“What we really do is try to get people back to the present moment,” explains Rodney. “On the front line of COVID, what you’re really dealing with is exhaustion. And you’re also dealing with sadness and a lot of grief. So we’re really meeting people at those two points. The way you get out of grief is to get to the present moment. It could be as simple as putting your back to the wall and really feeling the wall support you. Keeping your eyes steady on a point of gaze. Possibly even humming. There are also all kinds of poses we can put people in that help the body out of exhaustion.”

“We use many different modalities such as essential oils, Reiki, and train staff in contemplative care,” adds Colleen.

Both Beth and Sarah have seen firsthand the healing capabilities of UZIT. They have more than 20 years’ experience as nurses and are fully aware of the daily pressures that come with the profession. As Beth points out, to get through the long, arduous shifts, especially amid a pandemic, front liners need to have the basic necessities. “We looked at Maslow’s hierarchy of needs,” she says. “The first one is food, shelter, and safety. So we are feeding people free of charge. We have an incredibly generous community who are donating all kinds of restaurant meals. I know that is happening across the country.”

To be sure, many local restaurants and organizations have been providing an ample amount of food carts and equipment to health care workers. But what of mental nourishment? For Beth, the nurses on her staff have benefited greatly from the aid that programs like UZIT offer. She stresses the importance of its psychological properties—something that is even more vital for those living and working in coastal cities, where the coronavirus rates are staggering.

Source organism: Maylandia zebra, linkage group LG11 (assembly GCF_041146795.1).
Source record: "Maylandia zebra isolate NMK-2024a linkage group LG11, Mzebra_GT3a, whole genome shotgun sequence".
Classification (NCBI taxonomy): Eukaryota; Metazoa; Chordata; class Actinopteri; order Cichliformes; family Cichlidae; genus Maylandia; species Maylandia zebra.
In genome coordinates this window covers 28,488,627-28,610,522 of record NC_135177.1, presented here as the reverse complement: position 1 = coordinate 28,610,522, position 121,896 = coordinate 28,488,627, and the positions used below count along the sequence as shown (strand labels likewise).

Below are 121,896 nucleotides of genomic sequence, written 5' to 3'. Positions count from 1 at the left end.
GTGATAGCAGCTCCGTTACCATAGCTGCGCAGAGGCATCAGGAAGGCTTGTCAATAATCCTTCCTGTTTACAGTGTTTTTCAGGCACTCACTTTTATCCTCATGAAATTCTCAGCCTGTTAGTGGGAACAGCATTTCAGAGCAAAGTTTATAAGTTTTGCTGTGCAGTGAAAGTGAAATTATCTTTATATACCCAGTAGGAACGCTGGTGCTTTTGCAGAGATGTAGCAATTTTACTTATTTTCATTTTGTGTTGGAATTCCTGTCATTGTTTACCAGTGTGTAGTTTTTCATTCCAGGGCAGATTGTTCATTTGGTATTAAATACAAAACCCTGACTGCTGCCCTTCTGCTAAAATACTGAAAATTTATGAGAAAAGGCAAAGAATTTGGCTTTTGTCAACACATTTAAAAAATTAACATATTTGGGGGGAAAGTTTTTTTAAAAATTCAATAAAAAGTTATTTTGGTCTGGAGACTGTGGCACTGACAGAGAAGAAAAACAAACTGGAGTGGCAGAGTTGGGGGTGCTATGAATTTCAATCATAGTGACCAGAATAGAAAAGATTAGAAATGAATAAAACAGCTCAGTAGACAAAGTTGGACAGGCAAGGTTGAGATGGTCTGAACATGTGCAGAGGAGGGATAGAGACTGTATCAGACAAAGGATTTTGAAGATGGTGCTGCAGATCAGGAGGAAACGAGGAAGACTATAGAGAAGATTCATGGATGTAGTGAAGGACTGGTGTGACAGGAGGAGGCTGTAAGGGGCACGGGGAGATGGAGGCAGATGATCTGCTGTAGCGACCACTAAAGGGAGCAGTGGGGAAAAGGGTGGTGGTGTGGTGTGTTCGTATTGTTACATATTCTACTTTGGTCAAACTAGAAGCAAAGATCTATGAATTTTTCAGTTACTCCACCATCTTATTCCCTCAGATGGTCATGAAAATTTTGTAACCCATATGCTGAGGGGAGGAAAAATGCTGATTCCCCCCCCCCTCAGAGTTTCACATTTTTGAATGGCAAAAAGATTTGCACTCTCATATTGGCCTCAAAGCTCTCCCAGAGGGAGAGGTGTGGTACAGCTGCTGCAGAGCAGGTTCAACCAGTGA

“We really had not had the spike in patients like other places,” she says. “However, the ICUs are full and we did have to expand the units, but not nearly to the extent that they have in New York City. Like everyone else in the country, we’ve restricted our visitors to our patients. And oftentimes, the nurses are the only ones with patients as they die. It’s the nurse standing there with the patient, holding their hand as they pass. It’s tough. Some of the deaths are not easy, and the work is incredibly hard physically, as well as being emotionally difficult.”

We don’t know the toll it is taking as far as PTSD.

Even if nurses working at hospitals with COVID-19 are coping with the circumstances, the lasting impacts are yet to be determined. Like Sarah, Colleen equates the situation to soldiers coming back from war. They are tired, beleaguered, and perhaps unaware of the long-term psychological consequences of working at a time when stakes are high.

“We’re not really going to know the effects until several years down the road,” she says. “We don’t know the toll it is taking as far as PTSD. I’m constantly asked to write about the silver lining, and I have a really hard time with that. I live in New York City, and I see so much suffering. A lot of people that don’t live in an urban environment get to see it.”